1 pound ground chicken (or turkey if chicken not available)
1/2 cup chopped fresh cilantro
2 cloves garlic minced
1 1/2t kosher salt
1/2 t pepper
2 T fresh lime juice
1 T soy sauce (I use reduced sodium and it works great)


Start with making the Cilantro Lime Vinaigrette.  Combine in a food processor the vinegar, lime juice, honey, garlic, chili and salt and blend until smooth.  Then with the machine running, pour the the oil in a small, steady stream to make a thick sauce.  Then gradually add the cilantro until the mixture is a dark green in color.

To make the taco filling, heat the oil in the skillet over medium-high heat and add the chicken, cilantro, garlic, salt and pepper.  Cook until the chicken is cooked through with no pink.  Reduce heat to medium-low and add lime juice and soy sauce to skillet and simmer until almost completely reduced.  Serve in soft flour tortillas with chopped yellow bell pepper, chopped cherry tomatoes, shredded romaine lettuce, queso fresco and vinaigrette.  We also add guacamole and salsa to the tacos for additional flavors.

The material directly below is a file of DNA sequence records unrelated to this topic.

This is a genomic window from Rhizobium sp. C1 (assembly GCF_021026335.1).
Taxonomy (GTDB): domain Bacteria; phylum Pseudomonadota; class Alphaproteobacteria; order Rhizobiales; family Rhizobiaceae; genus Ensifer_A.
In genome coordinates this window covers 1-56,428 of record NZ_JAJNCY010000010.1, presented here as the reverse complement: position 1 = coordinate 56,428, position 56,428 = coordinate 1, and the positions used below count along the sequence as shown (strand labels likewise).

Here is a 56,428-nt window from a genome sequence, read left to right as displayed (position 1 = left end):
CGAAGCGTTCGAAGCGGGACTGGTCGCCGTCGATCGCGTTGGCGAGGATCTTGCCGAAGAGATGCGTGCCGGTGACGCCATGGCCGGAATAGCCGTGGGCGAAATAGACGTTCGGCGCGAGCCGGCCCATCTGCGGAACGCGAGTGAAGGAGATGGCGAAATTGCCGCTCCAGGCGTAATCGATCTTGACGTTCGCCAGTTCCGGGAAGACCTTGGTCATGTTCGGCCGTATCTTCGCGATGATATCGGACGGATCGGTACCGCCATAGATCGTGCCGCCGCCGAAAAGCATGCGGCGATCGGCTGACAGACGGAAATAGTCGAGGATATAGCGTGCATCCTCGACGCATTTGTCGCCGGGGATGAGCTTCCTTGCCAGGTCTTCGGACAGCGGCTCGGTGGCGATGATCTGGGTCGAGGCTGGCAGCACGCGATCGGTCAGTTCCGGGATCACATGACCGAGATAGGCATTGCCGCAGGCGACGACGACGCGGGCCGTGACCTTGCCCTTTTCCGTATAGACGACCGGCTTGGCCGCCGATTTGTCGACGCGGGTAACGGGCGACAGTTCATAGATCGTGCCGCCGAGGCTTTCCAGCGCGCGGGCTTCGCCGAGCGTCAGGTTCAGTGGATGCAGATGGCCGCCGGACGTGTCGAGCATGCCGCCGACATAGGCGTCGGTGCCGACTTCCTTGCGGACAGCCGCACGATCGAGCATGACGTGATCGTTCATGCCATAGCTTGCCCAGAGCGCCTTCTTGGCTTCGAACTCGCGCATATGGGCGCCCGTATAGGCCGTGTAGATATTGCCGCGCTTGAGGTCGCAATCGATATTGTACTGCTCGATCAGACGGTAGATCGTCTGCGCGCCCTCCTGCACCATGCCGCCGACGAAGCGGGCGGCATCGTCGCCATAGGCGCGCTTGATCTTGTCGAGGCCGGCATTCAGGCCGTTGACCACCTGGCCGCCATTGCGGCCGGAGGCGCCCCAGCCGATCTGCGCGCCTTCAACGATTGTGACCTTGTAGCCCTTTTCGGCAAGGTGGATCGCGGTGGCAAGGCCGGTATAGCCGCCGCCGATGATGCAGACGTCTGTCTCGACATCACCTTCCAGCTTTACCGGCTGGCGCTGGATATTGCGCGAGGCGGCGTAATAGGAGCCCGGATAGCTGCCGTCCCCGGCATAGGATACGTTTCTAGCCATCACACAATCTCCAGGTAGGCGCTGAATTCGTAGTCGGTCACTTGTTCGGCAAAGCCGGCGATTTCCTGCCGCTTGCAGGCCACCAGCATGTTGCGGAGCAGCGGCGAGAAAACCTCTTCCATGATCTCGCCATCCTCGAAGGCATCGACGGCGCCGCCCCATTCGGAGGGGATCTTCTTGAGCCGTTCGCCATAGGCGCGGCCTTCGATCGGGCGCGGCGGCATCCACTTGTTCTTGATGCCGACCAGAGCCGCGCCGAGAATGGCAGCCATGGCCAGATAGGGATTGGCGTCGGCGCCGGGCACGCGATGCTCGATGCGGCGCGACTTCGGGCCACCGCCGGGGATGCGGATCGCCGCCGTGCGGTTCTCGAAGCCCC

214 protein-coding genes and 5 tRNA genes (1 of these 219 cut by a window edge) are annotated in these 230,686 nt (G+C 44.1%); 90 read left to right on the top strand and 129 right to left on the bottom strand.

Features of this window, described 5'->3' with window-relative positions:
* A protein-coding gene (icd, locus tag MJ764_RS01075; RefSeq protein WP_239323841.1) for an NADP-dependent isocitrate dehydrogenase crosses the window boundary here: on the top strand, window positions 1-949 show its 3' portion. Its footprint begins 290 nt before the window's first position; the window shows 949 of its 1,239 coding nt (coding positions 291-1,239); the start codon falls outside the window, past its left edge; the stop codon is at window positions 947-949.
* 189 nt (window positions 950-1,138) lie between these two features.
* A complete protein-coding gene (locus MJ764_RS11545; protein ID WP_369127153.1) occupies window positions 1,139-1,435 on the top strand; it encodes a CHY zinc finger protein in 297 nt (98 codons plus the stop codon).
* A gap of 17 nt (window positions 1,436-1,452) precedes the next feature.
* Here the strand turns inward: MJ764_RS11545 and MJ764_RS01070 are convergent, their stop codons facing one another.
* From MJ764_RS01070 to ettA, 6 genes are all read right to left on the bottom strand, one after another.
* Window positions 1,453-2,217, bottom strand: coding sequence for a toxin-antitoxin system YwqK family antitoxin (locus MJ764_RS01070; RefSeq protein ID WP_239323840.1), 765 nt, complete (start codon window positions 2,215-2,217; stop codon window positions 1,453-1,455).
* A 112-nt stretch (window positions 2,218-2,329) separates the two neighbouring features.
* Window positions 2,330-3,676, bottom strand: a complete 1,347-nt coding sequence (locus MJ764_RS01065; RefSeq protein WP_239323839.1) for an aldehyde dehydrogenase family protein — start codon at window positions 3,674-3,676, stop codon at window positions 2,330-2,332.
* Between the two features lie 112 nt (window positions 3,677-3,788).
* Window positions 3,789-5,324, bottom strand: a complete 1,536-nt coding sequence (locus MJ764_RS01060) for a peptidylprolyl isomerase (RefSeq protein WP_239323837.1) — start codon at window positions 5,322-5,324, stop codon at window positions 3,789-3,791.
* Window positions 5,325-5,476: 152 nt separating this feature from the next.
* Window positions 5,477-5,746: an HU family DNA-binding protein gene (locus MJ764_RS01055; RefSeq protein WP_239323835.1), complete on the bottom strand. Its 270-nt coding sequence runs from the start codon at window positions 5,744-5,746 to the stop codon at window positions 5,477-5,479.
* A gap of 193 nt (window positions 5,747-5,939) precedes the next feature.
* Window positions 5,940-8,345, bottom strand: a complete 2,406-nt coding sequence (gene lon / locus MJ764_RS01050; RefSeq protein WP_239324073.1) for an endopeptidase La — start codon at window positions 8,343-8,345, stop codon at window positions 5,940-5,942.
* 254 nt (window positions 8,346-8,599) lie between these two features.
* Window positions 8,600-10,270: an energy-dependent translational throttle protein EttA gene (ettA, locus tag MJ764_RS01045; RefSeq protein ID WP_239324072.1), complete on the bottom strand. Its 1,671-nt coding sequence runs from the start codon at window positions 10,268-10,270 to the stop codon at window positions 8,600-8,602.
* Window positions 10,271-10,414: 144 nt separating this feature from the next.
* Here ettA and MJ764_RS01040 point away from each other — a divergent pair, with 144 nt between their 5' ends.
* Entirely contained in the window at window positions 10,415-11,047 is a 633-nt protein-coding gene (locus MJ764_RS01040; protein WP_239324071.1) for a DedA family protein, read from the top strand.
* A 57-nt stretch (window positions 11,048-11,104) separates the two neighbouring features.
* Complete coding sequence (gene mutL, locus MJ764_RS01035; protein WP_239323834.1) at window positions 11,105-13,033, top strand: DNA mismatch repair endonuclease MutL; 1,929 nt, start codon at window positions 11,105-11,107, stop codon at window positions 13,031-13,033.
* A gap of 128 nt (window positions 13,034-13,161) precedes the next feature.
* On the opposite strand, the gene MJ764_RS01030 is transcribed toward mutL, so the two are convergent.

Here is a picture of the taco meat with all the sides from our dinner the other night.  Hope you enjoy this favorite meal of ours!

The spread of taco filling and all the fixins

The spread of taco filling and all the fixins

Office Pranks

May 20, 2009